In her famous speech “The Nation Calls” (March 24, 1919) Carrie Chapman Catt proposed that a league of women voters would be the most impactful way to honor past suffragists and to carry on the work of expanding women’s access to politics and educating voters of all genders. (Episode 80) On February 14, 1920, that vision came true.

She announced it’s formal formation at a NAWSA convention in Chicago, Illinois, and clarified that “The League of Women Voters is not to dissolve any present organization but to unite all existing organizations of women who believe in its principles. It is not to lure women from partisanship but to combine them in an effort for legislation which will protect coming movements, which we cannot even foretell, from suffering the untoward conditions which have hindered for so long the coming of equal suffrage. Are the women of the United States big enough to see their opportunity?”

Under the leadership of Maud Wood Park, its first president, the League of Women Voters (LWV) went well beyond suffrage to take on many issues. Although it remains true to its non-partisan commitment, it has helped millions of people of all genders become more informed voters, assisted in registering new voters, and protected voter access to the polls. Most importantly the LWV continues to bring select issues to the attention of all major political candidates and parties such as fighting for environmental issues, and health care reform, without directly endorsing specific candidates. The LWV fights on the issues.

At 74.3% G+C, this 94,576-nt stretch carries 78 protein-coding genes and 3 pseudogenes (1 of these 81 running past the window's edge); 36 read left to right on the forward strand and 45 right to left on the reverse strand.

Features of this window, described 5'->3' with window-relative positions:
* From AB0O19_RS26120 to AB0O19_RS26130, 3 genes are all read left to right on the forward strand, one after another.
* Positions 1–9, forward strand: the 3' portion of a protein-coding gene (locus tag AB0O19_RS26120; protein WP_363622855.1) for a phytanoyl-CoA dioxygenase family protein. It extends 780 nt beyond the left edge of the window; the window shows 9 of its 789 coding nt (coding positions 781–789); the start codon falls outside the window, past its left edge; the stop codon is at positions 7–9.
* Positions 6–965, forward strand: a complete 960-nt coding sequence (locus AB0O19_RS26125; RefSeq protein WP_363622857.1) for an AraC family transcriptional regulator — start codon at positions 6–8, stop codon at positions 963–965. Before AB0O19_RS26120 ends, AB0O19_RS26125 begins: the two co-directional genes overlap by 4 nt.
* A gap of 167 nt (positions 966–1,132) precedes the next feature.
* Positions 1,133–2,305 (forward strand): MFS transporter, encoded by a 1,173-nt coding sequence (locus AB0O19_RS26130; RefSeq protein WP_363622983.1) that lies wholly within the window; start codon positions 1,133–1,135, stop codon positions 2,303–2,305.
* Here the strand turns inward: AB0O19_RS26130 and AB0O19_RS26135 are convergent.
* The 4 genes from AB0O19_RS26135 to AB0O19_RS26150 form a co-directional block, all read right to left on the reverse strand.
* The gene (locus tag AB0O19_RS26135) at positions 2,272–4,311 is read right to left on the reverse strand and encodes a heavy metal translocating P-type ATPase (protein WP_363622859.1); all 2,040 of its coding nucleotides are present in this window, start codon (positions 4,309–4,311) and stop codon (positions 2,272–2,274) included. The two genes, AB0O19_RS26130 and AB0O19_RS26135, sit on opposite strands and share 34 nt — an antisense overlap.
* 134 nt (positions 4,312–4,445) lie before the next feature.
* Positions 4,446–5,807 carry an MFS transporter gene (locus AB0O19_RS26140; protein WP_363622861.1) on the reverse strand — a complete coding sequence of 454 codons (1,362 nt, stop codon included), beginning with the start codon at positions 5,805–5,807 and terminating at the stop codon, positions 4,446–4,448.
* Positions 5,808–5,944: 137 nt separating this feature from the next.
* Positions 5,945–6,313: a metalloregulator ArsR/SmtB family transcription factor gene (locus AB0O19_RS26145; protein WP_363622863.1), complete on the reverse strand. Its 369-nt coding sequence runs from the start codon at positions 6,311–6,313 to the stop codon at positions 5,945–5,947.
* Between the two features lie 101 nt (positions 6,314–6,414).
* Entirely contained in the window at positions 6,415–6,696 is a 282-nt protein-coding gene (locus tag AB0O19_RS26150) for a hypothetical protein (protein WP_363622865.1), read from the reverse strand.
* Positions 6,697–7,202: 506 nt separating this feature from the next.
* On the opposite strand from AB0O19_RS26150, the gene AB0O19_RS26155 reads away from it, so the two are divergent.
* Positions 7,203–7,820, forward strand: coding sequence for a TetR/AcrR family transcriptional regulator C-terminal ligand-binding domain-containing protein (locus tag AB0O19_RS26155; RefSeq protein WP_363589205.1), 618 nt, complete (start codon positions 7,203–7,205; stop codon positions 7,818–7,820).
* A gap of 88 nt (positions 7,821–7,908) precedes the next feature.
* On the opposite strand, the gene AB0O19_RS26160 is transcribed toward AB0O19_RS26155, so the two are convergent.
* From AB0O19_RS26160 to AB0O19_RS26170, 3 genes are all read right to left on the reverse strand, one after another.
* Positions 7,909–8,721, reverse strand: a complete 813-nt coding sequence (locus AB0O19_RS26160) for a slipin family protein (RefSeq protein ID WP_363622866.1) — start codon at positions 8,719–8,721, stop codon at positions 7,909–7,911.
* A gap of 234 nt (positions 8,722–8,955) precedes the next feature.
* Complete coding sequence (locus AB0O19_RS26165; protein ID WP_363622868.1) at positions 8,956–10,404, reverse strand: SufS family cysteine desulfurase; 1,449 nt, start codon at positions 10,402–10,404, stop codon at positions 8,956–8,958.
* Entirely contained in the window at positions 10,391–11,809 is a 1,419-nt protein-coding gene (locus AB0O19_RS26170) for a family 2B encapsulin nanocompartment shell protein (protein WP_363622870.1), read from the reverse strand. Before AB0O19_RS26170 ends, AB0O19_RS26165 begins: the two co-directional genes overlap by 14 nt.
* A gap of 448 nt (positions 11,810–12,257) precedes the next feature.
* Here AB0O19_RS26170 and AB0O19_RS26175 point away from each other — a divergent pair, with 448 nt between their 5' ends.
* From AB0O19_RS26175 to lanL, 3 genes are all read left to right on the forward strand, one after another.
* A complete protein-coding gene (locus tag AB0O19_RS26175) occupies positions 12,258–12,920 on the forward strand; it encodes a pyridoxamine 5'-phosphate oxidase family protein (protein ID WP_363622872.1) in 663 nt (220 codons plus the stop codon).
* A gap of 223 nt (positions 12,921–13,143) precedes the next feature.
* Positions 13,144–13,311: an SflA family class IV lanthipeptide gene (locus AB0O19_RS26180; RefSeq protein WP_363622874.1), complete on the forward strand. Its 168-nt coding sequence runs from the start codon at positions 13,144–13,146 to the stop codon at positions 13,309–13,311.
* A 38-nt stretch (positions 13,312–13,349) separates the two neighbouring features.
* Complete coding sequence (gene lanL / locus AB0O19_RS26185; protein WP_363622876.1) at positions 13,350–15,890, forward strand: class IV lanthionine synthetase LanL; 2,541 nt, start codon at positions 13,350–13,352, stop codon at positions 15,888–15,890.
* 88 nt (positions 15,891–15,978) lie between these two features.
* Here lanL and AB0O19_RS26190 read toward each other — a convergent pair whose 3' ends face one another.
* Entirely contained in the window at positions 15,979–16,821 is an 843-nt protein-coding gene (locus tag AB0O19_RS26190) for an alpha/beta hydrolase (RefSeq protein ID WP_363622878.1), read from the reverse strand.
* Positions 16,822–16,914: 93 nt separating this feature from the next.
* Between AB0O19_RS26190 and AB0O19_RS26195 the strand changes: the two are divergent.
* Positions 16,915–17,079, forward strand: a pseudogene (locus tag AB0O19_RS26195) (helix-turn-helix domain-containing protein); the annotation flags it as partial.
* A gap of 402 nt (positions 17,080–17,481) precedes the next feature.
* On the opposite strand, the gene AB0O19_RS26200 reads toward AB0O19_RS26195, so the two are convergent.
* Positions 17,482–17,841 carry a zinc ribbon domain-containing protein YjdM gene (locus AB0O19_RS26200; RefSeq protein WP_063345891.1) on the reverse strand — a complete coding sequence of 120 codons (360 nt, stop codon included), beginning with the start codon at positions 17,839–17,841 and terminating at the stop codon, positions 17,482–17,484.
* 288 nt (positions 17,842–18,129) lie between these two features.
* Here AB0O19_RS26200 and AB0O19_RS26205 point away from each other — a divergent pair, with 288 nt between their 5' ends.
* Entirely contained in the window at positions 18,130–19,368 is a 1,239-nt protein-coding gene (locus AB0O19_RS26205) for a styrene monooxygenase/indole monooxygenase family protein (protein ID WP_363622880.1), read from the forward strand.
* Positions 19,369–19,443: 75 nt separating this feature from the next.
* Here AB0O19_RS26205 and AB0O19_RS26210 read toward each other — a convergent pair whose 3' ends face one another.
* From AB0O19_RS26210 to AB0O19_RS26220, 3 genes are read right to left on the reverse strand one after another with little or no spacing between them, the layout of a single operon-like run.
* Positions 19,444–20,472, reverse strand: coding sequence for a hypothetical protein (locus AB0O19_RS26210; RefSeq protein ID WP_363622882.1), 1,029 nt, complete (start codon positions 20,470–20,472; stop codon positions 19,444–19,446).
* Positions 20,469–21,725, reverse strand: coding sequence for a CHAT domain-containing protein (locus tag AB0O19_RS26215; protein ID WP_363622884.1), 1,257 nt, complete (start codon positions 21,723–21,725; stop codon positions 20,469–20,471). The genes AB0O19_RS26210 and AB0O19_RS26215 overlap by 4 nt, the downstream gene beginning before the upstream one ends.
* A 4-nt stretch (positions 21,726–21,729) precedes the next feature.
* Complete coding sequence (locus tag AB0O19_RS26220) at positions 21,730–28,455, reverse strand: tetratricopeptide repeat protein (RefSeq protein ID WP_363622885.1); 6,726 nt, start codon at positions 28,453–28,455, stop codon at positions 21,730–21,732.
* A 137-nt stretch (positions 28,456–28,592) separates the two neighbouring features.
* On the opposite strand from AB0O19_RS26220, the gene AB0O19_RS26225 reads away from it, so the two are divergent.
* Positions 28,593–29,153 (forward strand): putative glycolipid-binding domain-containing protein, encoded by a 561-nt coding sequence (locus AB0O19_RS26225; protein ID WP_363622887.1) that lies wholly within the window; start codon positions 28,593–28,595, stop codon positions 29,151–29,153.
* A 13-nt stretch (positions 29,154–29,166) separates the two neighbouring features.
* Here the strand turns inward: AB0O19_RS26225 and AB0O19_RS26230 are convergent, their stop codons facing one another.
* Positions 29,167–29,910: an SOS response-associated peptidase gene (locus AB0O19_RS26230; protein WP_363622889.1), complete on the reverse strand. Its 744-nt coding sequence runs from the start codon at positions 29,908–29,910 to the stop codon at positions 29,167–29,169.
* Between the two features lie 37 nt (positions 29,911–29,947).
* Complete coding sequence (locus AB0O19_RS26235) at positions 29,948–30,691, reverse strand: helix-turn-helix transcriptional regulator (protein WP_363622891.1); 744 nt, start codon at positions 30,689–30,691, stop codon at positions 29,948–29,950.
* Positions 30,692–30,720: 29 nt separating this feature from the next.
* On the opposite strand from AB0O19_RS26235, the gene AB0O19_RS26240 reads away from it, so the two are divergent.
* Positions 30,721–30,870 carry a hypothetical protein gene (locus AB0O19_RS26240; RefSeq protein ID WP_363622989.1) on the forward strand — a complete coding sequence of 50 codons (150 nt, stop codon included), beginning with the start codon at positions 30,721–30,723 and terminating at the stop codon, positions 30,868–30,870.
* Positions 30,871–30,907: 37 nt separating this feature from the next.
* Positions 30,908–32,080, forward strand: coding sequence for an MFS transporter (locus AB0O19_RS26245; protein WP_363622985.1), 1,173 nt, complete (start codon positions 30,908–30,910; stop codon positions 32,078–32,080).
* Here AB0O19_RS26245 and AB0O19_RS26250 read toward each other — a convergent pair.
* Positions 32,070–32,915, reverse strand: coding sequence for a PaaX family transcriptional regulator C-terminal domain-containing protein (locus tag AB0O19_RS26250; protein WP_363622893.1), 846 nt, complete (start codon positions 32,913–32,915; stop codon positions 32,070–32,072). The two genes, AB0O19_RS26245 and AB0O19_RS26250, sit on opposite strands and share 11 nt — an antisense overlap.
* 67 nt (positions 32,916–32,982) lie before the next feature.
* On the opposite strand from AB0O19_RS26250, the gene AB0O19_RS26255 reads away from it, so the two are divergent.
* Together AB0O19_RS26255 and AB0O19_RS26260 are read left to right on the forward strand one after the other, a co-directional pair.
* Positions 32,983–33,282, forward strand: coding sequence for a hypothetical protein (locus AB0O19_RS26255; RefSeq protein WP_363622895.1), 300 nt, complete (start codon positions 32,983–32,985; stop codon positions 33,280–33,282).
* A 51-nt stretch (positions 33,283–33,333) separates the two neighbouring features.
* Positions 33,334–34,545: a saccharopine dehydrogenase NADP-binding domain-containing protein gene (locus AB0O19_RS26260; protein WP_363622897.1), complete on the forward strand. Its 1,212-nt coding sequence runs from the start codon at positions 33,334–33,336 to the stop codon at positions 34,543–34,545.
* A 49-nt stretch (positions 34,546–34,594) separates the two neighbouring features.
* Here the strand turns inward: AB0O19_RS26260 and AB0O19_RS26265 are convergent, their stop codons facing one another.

However, as with many predominantly white suffrage organizations, there were times that the LWV failed women of color. It is a failure that they have been working to acknowledge and address as the organization becomes more reflective of its full history. While lobbying southern senators to ratify the 19th Amendment Carrie Chapman Catt assured them that “white supremacy will be strengthened, not weakened, by women’s suffrage”. During the Civil Rights Movement of the 1960s the LWV delayed joining the fight but by 1966 they took a stand on racism at the polls. The LWV has always served all communities but as they finish celebrating their 100th Anniversary in 2020, they are making strong policy changes to move forward with greater diversity and inclusion as an organization.

Week 85 song pick:

“Amazing Grace” sung by Prudence Mabhena at the Kennedy Center for the opening ceremony of the 2010 International VSA (Very Special Arts) Festival

#SuffragetteCity100 #SufferingForSuffrage

Episode 85 Sources:

Bonus information about the Phrygian hat graphic:
Liberty caps at the Capitol
The Harriet Beecher Stowe House in Hartford Ct has a Phrygian hat worn by suffragist Isabella Beecher Hooker
Virtual workshop to make your own Phrygian Hat 
Biography of Isabella Beecher Hooker
Uncle Sam’s girlfriend Columbia
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